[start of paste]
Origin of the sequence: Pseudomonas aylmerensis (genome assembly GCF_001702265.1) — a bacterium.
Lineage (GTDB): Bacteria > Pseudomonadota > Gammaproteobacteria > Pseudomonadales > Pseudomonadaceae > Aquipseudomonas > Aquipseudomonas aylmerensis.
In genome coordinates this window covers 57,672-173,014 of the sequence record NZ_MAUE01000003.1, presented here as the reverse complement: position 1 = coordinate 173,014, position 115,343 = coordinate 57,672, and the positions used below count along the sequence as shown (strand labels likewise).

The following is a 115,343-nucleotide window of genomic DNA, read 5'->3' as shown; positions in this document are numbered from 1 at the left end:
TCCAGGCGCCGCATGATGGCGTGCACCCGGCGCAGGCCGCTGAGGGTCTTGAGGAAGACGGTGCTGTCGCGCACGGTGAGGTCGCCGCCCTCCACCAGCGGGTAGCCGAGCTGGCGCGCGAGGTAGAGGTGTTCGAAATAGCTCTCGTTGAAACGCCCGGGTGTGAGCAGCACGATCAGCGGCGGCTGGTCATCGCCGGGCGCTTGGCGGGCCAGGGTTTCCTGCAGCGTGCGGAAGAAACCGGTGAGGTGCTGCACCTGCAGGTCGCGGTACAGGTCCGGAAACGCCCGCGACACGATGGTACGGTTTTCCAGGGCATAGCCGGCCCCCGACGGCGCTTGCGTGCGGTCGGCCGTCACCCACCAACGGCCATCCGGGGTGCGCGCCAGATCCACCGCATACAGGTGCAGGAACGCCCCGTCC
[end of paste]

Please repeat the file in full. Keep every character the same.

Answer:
Origin of the sequence: Pseudomonas aylmerensis (genome assembly GCF_001702265.1) — a bacterium.
Lineage (GTDB): Bacteria > Pseudomonadota > Gammaproteobacteria > Pseudomonadales > Pseudomonadaceae > Aquipseudomonas > Aquipseudomonas aylmerensis.
In genome coordinates this window covers 57,672-173,014 of the sequence record NZ_MAUE01000003.1, presented here as the reverse complement: position 1 = coordinate 173,014, position 115,343 = coordinate 57,672, and the positions used below count along the sequence as shown (strand labels likewise).

The following is a 115,343-nucleotide window of genomic DNA, read 5'->3' as shown; positions in this document are numbered from 1 at the left end:
TCCAGGCGCCGCATGATGGCGTGCACCCGGCGCAGGCCGCTGAGGGTCTTGAGGAAGACGGTGCTGTCGCGCACGGTGAGGTCGCCGCCCTCCACCAGCGGGTAGCCGAGCTGGCGCGCGAGGTAGAGGTGTTCGAAATAGCTCTCGTTGAAACGCCCGGGTGTGAGCAGCACGATCAGCGGCGGCTGGTCATCGCCGGGCGCTTGGCGGGCCAGGGTTTCCTGCAGCGTGCGGAAGAAACCGGTGAGGTGCTGCACCTGCAGGTCGCGGTACAGGTCCGGAAACGCCCGCGACACGATGGTACGGTTTTCCAGGGCATAGCCGGCCCCCGACGGCGCTTGCGTGCGGTCGGCCGTCACCCACCAACGGCCATCCGGGGTGCGCGCCAGATCCACCGCATACAGGTGCAGGAACGCCCCGTCC